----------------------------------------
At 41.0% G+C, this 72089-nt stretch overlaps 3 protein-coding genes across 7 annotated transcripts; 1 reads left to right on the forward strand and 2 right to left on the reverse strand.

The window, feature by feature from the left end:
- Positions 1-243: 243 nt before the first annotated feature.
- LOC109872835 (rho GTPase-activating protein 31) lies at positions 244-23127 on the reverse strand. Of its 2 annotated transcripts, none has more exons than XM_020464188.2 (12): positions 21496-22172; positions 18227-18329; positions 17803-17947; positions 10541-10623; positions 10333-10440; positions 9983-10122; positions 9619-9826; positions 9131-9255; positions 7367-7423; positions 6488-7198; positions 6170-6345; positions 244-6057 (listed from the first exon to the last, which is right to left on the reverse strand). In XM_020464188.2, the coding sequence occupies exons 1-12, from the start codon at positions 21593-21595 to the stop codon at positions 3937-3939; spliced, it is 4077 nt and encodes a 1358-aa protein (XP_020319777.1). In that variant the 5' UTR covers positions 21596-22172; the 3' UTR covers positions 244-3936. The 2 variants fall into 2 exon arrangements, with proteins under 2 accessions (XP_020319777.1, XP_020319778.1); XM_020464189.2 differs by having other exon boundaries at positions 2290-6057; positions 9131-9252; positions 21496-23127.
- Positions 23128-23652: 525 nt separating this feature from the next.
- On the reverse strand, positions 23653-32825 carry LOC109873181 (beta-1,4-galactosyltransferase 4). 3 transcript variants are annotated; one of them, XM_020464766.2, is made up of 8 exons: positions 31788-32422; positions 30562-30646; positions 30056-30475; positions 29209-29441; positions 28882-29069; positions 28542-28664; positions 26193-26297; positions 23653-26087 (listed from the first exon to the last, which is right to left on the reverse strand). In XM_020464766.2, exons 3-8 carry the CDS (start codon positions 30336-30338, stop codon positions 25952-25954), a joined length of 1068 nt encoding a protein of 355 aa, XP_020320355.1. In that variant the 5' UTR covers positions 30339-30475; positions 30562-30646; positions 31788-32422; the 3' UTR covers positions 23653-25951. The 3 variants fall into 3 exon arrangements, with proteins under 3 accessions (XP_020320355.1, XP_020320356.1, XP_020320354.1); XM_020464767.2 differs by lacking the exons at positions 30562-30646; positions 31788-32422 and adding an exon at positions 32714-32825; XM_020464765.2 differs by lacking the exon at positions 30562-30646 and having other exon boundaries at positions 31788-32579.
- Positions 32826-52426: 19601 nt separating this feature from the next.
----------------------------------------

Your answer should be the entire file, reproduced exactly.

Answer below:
At 41.0% G+C, this 72089-nt stretch overlaps 3 protein-coding genes across 7 annotated transcripts; 1 reads left to right on the forward strand and 2 right to left on the reverse strand.

The window, feature by feature from the left end:
- Positions 1-243: 243 nt before the first annotated feature.
- LOC109872835 (rho GTPase-activating protein 31) lies at positions 244-23127 on the reverse strand. Of its 2 annotated transcripts, none has more exons than XM_020464188.2 (12): positions 21496-22172; positions 18227-18329; positions 17803-17947; positions 10541-10623; positions 10333-10440; positions 9983-10122; positions 9619-9826; positions 9131-9255; positions 7367-7423; positions 6488-7198; positions 6170-6345; positions 244-6057 (listed from the first exon to the last, which is right to left on the reverse strand). In XM_020464188.2, the coding sequence occupies exons 1-12, from the start codon at positions 21593-21595 to the stop codon at positions 3937-3939; spliced, it is 4077 nt and encodes a 1358-aa protein (XP_020319777.1). In that variant the 5' UTR covers positions 21596-22172; the 3' UTR covers positions 244-3936. The 2 variants fall into 2 exon arrangements, with proteins under 2 accessions (XP_020319777.1, XP_020319778.1); XM_020464189.2 differs by having other exon boundaries at positions 2290-6057; positions 9131-9252; positions 21496-23127.
- Positions 23128-23652: 525 nt separating this feature from the next.
- On the reverse strand, positions 23653-32825 carry LOC109873181 (beta-1,4-galactosyltransferase 4). 3 transcript variants are annotated; one of them, XM_020464766.2, is made up of 8 exons: positions 31788-32422; positions 30562-30646; positions 30056-30475; positions 29209-29441; positions 28882-29069; positions 28542-28664; positions 26193-26297; positions 23653-26087 (listed from the first exon to the last, which is right to left on the reverse strand). In XM_020464766.2, exons 3-8 carry the CDS (start codon positions 30336-30338, stop codon positions 25952-25954), a joined length of 1068 nt encoding a protein of 355 aa, XP_020320355.1. In that variant the 5' UTR covers positions 30339-30475; positions 30562-30646; positions 31788-32422; the 3' UTR covers positions 23653-25951. The 3 variants fall into 3 exon arrangements, with proteins under 3 accessions (XP_020320355.1, XP_020320356.1, XP_020320354.1); XM_020464767.2 differs by lacking the exons at positions 30562-30646; positions 31788-32422 and adding an exon at positions 32714-32825; XM_020464765.2 differs by lacking the exon at positions 30562-30646 and having other exon boundaries at positions 31788-32579.
- Positions 32826-52426: 19601 nt separating this feature from the next.